You are very welcome, and I don’t think the burlesque actress will have any affect on your child at all. Congratulations and thanks for the update! Lily is one of my favorite names! I’m born in May and Lily of the Valley is my flower. :)

I also think Lily goes well with Noelle. They both have the double-L without being matchy-matchy sibling names. Tell DH good job!


First/Last Name Makes a Phrase

Dear Jennifer,

My husband and I just found out that we’re expecting. We don’t know what we’re having yet, but I’ve been thinking about names for a while and really like the name River for a girl. The problem is that my husband thinks it’s more of an actor name than a good name for a kid and doesn’t like the way it sounds with our last name which is Walker. Is there a way to convince him that she’ll be fine with that name growing up and won’t be teased for having the name River Walker?

Thanks for reading my question,

Dear Janice,

Because “River Walker” is a phrase with two English words, it definitely has connotations. To me, conjures up an image of someone walking on water, I would lean toward “don’t do it.” But I wanted a little more input so I asked our community. The responses I received to the post pretty much agreed with me.

Here is one such response in particular, from a girl named River: River

“Don’t do it. I can’t even begin to express how many people try to make river related jokes upon first meeting me, and then so many people ask for my surname as well to see if they can continue to jokes with that. Relegate River to the middle name slot for this one.”

Other comments:

“The problem to me is that their surname is a word. When your surname is a word, even an innocuous word like “walker,” you have to be careful about using a word name, or else it will sound like a phrase.”

“[No.] River Walker sounds kind of… hippie-ish. That’s like naming her Rain Dancer or something!”

Sorry!  I wish I had a more positive response for you.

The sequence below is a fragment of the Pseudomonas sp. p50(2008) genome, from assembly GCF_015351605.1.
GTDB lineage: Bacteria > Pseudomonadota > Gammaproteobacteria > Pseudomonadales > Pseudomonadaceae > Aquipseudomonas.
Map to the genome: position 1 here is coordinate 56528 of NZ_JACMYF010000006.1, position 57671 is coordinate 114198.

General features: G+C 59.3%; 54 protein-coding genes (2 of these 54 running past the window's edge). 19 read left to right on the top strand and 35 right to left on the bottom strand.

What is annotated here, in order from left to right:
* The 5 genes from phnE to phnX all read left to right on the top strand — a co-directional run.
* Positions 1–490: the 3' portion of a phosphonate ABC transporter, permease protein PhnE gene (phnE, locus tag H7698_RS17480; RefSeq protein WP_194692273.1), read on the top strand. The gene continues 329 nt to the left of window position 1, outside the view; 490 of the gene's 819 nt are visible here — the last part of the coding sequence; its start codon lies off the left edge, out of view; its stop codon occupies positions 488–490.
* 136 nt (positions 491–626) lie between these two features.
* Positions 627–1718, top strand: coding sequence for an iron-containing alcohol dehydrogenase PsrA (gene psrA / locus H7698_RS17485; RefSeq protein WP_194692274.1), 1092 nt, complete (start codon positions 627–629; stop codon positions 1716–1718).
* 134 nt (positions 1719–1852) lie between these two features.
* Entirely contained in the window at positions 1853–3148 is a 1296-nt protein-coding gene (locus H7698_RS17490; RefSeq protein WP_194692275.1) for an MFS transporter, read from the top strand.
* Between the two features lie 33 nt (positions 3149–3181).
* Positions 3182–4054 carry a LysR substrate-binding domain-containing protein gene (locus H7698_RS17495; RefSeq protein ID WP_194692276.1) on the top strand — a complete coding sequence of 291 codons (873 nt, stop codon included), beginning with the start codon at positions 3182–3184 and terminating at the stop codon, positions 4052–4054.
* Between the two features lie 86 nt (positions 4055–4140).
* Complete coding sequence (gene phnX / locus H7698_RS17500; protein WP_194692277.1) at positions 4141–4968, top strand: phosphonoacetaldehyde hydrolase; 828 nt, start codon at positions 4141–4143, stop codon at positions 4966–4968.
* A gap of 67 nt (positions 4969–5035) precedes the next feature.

Baby Name Briggs

Hello Jennifer!

My husband and I are looking to adopt an infant boy. Last year we had the pleasure of developing a wonderful relationship with a birth mom that grew up with my sister. Her baby was born 8 weeks early and we got to be there with them in the hospital. We named the baby Owen Briggs and spent 24 magical days with him before his mom decided to parent and keep the name. We still maintain contact with them and they are doing well! Anyhow, my husband and I are still considering using the name Briggs for our future son. I’d really like to see the name added to your site! Thank you!


Hi Jessie,

What a nice gesture. I researched the name Briggs, which is actually an English surname. It literally translates to “Dweller by the Bridge” and was used for families who lived near or by a bridge! It comes from an old Scottish word for bridge: Bryggia. Related to the place name Brigham (city with Bridge).

We have added Briggs to the database.


Rural Bridge

Two names, Different cultures.

Hi Jennifer,

I am a transgender man and one of the greatest joys of transitioning was getting to choose my own name so that I would feel more “me.” I am now legally Aaron Kai. I chose Aaron because 1) I liked its meaning (exalted, strong) and 2) it is gender neutral when spoken but masculine on paper. Its popularity also coincides with my birth year. I chose Kai because it means “Ocean” and one of my biggest passions is surfing.

I am very happy with my name, however, do you think it is strange to combine a traditionally Hebrew name and Polynesian name as a non-Jewish white guy, or have these names become Americanized enough so that they sound appropriate for my background? For example, I think it might be socioculturally inappropriate for a white man to be named something like Muhammed Enrique or Ezekiel Keoni. Thoughts?


Aaron, Oh Aaron

Aaron, Oh, Aaron!

Hi Aaron,

In this day and age it is not culturally inappropriate to combine name ethnicities. Because many people are now culturally combined! Regarding the name Aaron, it is being used across the board by all faiths and cultures in the U.S. Although it is a Hebrew name, it is not perceived as a primarily “Jewish” name in this day and age. As for the name Kai, I actually know a (Caucasian) family who have named their children Hana and Kai because they were enamored with Hawaii and its culture.

I have spoken before about the Native American backlash at white people taking their tribe names as given names. But as far as I know, Polynesians do not take offense. If there are any Polynesian/Hawaiian readers out there that could shed more light on the issue, please write me.

I’m glad you have found a name that suits your passions, interests and personality! Enjoy!